Project Title: Reforestation of severely degraded landmass in Khammam District of Andhra Pradesh, India under ITC Social Forestry Project
|Introductory Information (Pre-Project info)
|Khammam district, Andhra Pradesh, The project activity is located in the tribal belt of the catchment area of river Godavari. The site is located at the intersection of longitude 80°52’05” E and latitude 17°41’19” N
|The Paperboards and Specialty Papers Division (PSPD), Unit: Bhadrachalam of ITC Limited is the primary developer of this project and initiated the project activity through the local Non Governmental Organisation (NGOs).
Degraded lands owned by the rural tribals/ individual beneficiaries. Such an ownership is transferable only between tribes and not to non-tribals. The area is covered by 1/70 tribal act of Government of India allowing land transactions only between tribes.
Described in ‘Institutional arrangement’ section of this post
|14 Parcel (14 Villages)
|Land status at the time of plantation
|The area is about 60 m above mean sea level. Degraded land and degraded agricultural land which is represented by poor tree growth. The soils found at the project site are red sandy and black cotton, moderately acidic in soil reaction and very poor in fertility.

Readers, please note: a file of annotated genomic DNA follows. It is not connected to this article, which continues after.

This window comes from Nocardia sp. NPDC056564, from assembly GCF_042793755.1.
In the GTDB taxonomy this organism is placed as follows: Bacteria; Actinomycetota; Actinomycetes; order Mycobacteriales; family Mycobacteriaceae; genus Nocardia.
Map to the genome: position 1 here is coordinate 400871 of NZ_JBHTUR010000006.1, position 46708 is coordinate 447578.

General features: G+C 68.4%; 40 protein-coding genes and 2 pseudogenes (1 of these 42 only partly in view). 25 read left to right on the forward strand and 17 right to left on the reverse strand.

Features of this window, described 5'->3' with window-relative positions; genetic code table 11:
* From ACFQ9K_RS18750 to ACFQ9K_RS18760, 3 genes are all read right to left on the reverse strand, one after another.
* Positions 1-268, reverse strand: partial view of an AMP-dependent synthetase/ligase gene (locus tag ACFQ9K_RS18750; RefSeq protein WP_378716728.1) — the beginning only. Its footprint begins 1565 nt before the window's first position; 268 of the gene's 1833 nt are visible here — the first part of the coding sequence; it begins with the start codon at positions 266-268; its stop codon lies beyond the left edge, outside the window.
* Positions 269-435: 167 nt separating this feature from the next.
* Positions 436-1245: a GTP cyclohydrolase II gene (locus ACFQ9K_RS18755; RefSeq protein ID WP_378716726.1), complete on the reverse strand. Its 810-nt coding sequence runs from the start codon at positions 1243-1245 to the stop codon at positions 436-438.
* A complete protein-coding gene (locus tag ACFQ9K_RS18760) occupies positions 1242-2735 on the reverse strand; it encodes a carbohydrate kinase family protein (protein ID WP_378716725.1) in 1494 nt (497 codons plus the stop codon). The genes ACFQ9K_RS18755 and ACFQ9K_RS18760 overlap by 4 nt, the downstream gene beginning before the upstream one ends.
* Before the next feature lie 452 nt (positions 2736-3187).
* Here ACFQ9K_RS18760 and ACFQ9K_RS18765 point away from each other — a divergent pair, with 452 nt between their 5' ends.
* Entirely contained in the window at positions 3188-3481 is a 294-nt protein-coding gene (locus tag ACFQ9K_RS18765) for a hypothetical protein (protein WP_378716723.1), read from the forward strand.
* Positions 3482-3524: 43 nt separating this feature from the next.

|Tropical rainy climate, December- February constitute winter season, pre-monsoon season exist between March-May followed by the monsoon season that brings rains to the region from June-September. The two months of October-November are marked as post monsoon season. A minimum temperature of 13 degrees and maximum temperature of 44.8 degrees has been recorded in this region. Relative humidity recorded in the project area is moderate and ranges from 30.7% to 79.2%. The area receives rainfall mainly through southwest monsoon winds.
|Naturally occurring tree species
|Small trees with a canopy cover of less than 10%. Borassus flabellifer L., Madhuca indica L., Strychnos nuxvomica L. , Madhuca indica L., Cassia tora, Capparis aphylla, Achyranthes aspera Linn, Croton bonplandianus
|Vicinity of forest area (Type)
|Tropical moist deciduous, tropical dry deciduous and tropical thorn.
Technology used is environmentally safe, includes clonal propagation, which are developed over a period of time by continuous breeding and selection experiments.